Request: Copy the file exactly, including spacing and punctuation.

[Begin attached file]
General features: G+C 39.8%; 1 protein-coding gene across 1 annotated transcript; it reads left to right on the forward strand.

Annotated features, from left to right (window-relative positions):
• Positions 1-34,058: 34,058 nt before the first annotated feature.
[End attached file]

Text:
General features: G+C 39.8%; 1 protein-coding gene across 1 annotated transcript; it reads left to right on the forward strand.

Annotated features, from left to right (window-relative positions):
• Positions 1-34,058: 34,058 nt before the first annotated feature.